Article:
GALAVANTE: Have you really been in Napa since the ’80s?
Philippe: Yes, Domino was founded in 1983, and the first commercial release was in ’84. And they really started to make way in ’85. ’87 is where my favorite vintage comes from them. I first came in ’91, which was a blessing because Bordeaux in ’91 was one of the worst vintage of the century, I would say. And it was one of the best in Napa Valley.
GALAVANTE: ’91, ’93 and ’97 were stellar years in Napa, I didn’t realize it was so bad in Bordeaux.
Philippe: They had frost and rain, and it was basically their 2020 for winemaking. Those folks have taught me what my background has always been, that the grapes are the star of the show. You have to have a great knowledge of vineyards and vineyard management and understanding the climatic conditions of each vintage to really make great wine.
GALAVANTE: Besides France, are there regions of the world who have inspired you, or unusual regions that make you say, “Wow, I can’t believe they make such good wine here”?
Philippe: Honestly, we every time we travel, we always find some amazing wine all around the world, because of course people more and more want to really invest money into this business. That brings better science and better expertise to reach their goals, which are always very high. We always find incredible wines around the world. Personally, I always have a little flair; it’s not only about the wine but about the people and the landscaping and the tradition. I always like Margaret River in Australia. It puts all the things I like in life together in one place, and the wines are terrific from there. It’s really a home run every time I go there.
Cherie: And for me, it’s the same type of philosophy. It’s really about the place, the culture and the food, not only the wines. It’s all over Italy for me. Sardinian wines and others way up north. It’s so diverse throughout the entire country. So I’ve always have soft spot for Italian wine.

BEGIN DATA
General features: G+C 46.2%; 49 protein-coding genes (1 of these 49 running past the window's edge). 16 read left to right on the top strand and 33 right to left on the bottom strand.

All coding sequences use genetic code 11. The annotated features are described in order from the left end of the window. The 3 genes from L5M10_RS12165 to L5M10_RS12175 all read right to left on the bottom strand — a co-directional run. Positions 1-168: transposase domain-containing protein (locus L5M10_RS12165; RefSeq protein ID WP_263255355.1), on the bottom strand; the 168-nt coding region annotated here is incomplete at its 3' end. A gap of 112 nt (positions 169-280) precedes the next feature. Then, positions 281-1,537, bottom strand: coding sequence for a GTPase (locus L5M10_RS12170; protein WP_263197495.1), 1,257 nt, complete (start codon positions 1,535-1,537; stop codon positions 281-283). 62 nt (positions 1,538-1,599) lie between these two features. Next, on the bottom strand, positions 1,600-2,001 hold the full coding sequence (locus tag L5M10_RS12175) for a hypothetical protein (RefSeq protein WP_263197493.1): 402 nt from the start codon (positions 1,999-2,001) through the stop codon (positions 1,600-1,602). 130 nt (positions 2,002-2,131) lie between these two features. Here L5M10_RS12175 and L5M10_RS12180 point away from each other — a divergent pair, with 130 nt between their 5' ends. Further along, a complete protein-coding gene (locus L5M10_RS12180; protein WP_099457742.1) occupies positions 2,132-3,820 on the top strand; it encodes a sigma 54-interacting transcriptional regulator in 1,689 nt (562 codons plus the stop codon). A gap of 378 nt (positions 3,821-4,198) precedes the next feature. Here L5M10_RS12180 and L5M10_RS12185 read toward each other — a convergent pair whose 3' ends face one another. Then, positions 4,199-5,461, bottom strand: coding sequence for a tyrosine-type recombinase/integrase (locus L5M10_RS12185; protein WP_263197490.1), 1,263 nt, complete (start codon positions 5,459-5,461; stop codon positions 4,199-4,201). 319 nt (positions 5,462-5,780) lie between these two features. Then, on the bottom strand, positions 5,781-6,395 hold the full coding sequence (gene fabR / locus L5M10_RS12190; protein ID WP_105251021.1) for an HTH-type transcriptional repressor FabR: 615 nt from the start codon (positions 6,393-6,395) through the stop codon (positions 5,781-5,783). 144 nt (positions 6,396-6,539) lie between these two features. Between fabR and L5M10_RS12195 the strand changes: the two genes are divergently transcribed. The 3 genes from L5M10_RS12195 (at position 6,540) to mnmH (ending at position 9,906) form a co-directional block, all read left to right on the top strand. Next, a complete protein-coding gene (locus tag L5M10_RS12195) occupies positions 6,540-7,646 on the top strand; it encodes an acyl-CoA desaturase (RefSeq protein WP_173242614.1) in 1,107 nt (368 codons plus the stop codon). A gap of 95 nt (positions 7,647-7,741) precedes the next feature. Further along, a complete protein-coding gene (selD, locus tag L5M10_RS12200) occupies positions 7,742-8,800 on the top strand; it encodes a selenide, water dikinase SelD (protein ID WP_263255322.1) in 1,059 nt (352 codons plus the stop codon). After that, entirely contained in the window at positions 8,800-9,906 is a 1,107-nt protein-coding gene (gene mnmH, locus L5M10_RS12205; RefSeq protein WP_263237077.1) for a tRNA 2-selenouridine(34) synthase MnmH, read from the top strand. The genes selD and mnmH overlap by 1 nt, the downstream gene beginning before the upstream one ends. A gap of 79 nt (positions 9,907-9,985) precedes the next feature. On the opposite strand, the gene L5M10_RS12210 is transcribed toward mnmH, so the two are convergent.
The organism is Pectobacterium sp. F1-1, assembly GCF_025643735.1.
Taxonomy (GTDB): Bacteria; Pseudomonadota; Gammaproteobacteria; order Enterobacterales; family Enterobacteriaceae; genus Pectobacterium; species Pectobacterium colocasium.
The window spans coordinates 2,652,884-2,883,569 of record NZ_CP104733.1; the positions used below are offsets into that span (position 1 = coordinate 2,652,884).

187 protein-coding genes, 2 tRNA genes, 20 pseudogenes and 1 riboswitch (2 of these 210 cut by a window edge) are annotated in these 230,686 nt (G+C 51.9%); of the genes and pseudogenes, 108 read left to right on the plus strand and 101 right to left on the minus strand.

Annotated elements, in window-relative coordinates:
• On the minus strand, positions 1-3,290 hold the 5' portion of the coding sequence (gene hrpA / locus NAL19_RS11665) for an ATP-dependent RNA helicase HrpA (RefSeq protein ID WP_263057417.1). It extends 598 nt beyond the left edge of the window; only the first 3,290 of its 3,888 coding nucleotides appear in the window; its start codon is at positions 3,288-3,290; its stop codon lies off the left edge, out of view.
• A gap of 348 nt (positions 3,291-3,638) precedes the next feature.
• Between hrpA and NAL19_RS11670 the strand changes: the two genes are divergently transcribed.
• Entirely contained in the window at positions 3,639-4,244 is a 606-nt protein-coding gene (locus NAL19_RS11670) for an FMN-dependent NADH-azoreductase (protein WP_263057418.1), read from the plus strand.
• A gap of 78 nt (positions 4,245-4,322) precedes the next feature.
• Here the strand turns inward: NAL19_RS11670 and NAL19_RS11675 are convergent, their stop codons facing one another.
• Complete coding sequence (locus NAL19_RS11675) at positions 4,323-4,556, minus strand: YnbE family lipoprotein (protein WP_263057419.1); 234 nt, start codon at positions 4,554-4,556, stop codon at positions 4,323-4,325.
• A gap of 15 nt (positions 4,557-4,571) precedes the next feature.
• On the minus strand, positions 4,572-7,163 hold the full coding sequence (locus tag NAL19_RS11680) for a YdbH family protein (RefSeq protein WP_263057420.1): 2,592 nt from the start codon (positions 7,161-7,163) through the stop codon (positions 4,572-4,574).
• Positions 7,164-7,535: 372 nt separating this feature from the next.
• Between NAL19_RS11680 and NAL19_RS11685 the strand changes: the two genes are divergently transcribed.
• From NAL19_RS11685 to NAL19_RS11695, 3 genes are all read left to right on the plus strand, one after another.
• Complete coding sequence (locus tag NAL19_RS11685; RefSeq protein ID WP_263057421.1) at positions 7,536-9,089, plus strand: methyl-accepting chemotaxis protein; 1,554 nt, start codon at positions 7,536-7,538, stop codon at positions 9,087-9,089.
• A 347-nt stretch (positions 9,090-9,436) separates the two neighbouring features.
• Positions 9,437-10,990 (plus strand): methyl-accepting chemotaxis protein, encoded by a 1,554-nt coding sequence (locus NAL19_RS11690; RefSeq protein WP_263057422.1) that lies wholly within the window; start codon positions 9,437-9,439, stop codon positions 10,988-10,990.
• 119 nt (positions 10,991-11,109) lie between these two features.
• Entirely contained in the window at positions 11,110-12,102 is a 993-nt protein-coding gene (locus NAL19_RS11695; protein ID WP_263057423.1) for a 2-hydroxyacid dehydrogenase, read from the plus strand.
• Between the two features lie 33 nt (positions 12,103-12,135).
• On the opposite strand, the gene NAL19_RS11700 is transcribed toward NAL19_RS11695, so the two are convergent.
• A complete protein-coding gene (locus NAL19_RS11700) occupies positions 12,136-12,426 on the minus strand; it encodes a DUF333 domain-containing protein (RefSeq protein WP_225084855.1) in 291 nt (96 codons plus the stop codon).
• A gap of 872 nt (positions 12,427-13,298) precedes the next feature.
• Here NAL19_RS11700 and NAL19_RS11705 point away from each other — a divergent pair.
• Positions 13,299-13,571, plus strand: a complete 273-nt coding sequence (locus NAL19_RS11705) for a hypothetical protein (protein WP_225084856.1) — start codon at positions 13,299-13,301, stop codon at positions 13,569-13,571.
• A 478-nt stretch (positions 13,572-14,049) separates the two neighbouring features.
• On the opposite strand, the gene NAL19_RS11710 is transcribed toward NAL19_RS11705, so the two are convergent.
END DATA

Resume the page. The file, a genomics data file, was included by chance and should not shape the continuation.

GALAVANTE: Are you both going to get on an airplane at any point in the near future? And when you do get on an airplane, where are you going?
Cherie: He’s been to Australia and New Zealand, and I have not. I’ve really only done a couple of countries in the Southern Hemisphere. So, I would want a great trip that’s really a good chunk of time for Australia and New Zealand. I think that would be my next one, but first and foremost, it’s going to be family, France. We haven’t seen those guys in a year and half, and we usually go every year. So definitely go back to France first.
Philippe: We actually booked a trip in Hawaii because we always go in January. It’s kind of a family tradition. It feels like we need to reset, and it always helps us to get ready for the new year. Because we work in Chile, Canada and Australia, so we might have to decide if we have to go back after a year and a half. We just started a project in Mexico as well. That’s work but that’s fun. At the end of the day, those places are amazing every time. The people are amazing as well, and we really enjoy those projects.
GALAVANTE: Those projects are collaborations. What projects does Melka have in the pipeline?
Philippe: It’s mostly on the consulting side. And hopefully Melka will become more international. As you know, we now have a label from in Bordeaux. For right now, the consulting is trying to help those folks with their wine and the labels they want to create. We usually limit it to a small-scale project, and usually we test it with some resorts and we can spend time there as well.